Let me share with you one of the problems I've been having handling admissions policy for the Conscience Caucus.
Human nature being what it is, the Caucus is like any other club. As the Caucus gets more popular, the admissions policies have grown tighter, more restrictive.
So, for instance, back in the early days of the Caucus, freshman Rep. Dave Reichert (R) of Washington got in merely for telling the Tri-City Herald that "he was intrigued by the idea of personal accounts, but was reluctant to add to the federal deficit." Nowadays, a little aside like that would hardly get you past the first interview. And Reichert's status in the Caucus is actually currently under review since, as near as we can tell, he's been mum on Social Security phase-out ever since.
But this tighter criteria does leave part of the story untold. As we've been reviewing the coverage over the last few days, it is striking just how few Republican senators are willing to go on the record in support of the president's plan. I'm not saying they're opposing it or that they won't sign on soon enough. But the resistance to simply saying, "Yes, I support the president's plan" is pretty telling.
Here's one example.
Of the states on the Bamboozlepalooza tour, there were three Republican senators: Burns of Montana, Hagel of Nebraska and Martinez of Florida.
As far as I can tell not one of them was willing to say they support he president's plan.
When the president was in Montana, Burns said he would "continue to look at it" but still had more questions, particularly about how to pay for it. After Burns got done introducing Bush at the event and a Times reporter asked if he supported the plan, he said he was still "crunching numbers." To yet another reporter, Burns said he was "intrigued" by the president's plan, but not ready to sign on. "Social Security is still a very, very important part of the retirement of a lot of seniors in Montana," he went on to say. "So we'll listen and we'll look and we'll probe ... and see what is in it for the next generation."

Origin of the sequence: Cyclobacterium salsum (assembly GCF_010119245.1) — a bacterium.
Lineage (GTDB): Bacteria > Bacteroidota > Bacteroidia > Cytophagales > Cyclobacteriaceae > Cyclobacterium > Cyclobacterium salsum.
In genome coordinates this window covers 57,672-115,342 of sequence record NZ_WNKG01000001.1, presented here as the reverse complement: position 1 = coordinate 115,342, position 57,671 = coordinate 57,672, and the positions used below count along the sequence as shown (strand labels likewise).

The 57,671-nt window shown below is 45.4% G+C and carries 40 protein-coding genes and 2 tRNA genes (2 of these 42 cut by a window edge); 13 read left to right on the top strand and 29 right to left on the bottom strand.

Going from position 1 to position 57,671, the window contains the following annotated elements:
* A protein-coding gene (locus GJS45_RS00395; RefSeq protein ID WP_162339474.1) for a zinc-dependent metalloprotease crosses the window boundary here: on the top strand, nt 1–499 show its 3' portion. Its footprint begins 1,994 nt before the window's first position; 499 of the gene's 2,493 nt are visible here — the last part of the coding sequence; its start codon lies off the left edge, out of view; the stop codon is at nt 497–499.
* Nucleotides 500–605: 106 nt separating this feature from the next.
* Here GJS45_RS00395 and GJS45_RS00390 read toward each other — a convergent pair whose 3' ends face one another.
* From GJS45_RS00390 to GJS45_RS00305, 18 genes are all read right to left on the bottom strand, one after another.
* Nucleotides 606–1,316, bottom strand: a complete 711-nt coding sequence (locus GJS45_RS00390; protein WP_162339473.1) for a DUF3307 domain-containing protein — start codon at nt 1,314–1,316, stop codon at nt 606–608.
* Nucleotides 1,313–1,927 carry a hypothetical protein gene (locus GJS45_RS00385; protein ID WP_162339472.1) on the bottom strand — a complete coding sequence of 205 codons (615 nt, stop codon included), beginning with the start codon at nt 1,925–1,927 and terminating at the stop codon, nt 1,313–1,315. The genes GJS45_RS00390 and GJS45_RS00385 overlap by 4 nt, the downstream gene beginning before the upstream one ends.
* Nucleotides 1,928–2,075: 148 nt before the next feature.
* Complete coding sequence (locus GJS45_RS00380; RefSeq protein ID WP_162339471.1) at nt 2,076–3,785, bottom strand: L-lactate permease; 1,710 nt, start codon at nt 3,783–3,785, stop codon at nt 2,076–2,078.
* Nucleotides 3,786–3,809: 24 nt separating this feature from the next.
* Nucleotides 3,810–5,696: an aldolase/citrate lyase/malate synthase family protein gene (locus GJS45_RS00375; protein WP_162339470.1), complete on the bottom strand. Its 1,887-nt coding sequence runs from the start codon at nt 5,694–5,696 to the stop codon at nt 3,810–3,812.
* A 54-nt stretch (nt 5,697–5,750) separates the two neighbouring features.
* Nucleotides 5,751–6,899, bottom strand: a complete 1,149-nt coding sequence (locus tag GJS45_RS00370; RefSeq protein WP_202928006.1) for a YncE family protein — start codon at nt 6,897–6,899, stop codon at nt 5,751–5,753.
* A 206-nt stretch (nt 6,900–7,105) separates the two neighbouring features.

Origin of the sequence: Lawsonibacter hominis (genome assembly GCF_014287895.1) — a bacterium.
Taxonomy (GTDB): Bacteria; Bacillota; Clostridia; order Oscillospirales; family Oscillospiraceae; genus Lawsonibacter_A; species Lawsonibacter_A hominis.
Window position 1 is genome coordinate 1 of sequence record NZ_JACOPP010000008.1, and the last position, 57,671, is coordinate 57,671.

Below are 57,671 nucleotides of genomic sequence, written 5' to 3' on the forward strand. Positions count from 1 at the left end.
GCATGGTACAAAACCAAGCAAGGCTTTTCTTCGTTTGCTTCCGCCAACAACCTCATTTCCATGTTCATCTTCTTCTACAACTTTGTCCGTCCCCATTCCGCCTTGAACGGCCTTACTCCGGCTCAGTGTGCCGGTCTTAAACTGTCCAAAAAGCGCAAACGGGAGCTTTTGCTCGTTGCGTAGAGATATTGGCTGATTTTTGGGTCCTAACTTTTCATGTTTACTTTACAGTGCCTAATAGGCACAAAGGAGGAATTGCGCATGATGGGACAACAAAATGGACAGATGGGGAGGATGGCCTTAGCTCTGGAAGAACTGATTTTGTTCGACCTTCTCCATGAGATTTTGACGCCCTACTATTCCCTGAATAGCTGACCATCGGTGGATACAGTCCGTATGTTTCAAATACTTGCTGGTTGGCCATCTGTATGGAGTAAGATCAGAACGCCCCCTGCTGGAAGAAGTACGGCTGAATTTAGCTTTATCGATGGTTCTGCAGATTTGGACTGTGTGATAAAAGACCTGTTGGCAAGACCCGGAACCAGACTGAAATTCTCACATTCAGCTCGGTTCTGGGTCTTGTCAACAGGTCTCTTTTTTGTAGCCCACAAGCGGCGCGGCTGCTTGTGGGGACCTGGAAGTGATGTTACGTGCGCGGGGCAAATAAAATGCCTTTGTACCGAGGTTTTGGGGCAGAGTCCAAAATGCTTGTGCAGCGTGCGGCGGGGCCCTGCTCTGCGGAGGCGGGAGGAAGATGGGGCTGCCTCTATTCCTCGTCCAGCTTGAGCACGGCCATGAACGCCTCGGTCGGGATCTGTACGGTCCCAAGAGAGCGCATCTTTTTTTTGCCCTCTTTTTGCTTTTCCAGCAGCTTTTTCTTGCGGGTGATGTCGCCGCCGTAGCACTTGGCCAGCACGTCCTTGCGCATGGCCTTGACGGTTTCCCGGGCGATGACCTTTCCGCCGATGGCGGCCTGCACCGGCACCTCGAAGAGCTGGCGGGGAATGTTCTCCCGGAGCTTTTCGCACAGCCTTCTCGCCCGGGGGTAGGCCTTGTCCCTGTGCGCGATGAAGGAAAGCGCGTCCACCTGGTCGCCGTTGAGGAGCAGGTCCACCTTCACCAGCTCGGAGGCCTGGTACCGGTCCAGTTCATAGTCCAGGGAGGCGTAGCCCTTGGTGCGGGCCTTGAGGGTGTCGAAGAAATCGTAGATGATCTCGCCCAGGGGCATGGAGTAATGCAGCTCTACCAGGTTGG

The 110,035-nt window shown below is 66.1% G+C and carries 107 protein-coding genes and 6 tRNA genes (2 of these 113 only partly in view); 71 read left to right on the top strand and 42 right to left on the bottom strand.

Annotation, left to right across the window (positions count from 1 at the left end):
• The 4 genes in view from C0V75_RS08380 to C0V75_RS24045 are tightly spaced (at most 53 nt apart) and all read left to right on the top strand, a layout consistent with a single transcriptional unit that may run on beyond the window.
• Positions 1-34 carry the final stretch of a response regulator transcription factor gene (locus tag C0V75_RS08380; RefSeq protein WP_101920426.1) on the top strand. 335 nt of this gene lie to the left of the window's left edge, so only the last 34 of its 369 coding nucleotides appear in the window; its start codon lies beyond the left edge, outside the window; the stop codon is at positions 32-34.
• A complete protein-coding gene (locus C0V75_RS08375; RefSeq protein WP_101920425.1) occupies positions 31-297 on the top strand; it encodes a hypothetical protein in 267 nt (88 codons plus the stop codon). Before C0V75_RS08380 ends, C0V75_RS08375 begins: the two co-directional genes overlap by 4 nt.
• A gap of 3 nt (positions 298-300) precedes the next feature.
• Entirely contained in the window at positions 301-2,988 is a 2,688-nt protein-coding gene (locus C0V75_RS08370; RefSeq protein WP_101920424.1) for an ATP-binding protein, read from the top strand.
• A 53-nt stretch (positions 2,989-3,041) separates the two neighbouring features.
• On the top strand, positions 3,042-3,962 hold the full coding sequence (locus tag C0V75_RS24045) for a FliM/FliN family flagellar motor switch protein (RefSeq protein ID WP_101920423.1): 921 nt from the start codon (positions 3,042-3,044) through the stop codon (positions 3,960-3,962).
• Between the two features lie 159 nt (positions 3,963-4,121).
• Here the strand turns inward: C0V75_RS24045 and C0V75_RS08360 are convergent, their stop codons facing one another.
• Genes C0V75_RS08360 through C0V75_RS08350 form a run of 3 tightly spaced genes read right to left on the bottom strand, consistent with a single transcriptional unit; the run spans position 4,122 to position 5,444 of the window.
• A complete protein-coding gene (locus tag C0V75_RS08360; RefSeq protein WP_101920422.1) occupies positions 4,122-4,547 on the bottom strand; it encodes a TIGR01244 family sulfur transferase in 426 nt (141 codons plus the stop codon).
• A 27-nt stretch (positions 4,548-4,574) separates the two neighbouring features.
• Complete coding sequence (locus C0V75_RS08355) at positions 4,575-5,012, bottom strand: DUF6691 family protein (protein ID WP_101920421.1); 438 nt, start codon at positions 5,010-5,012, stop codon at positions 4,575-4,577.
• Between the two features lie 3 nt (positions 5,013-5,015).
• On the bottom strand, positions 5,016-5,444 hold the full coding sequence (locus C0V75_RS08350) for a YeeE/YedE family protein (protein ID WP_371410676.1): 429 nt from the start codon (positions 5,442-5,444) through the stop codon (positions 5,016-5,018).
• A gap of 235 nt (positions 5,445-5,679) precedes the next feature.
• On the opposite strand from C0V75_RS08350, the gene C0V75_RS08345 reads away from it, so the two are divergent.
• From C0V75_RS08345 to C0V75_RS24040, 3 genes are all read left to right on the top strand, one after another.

Hagel told the Christian Science Monitor that while he supported private accounts in principle, he wasn't ready to sign on with the president's plan. The key graf ...
"There's no question this is a tough sell," said Senator Hagel, who is preparing to unveil his own plan for Social Security in the next few weeks. "Social Security has probably been the most successful, important program we've had in government. Everyone is touched; there should be questions." He expressed doubt over whether a bill could be passed this year. "Next year is OK," he said.
Then there's freshman Senator Mel Martinez of Florida. This is what the Palm Beach Post
had to say
about Martinez at the Bamboozlepalooza tour's stop in Tampa: "One hint of the difficulty Bush is facing came from U.S. Sen. Mel Martinez, R-Fla., who was applauded by Bush for his support of the president's proposal. But after the event, Martinez said he supports private accounts but needs more detail before he can make a final decision."
Of the three, I'd say Burns (improbably enough) is the only one who's even possibly Caucus material, having read all the different coverage of each of the three over the last week. But just how many Republican senators are there who are willing to say now that they support the president's plan? It's hard to say, not least because many have managed to slip through without saying anything at all. Without having done any sort of organized count, but having looked at comments from a number of them over the past few days, I would not be surprised at all if less than half the Republican caucus is willing now to declare their support for the president's plan.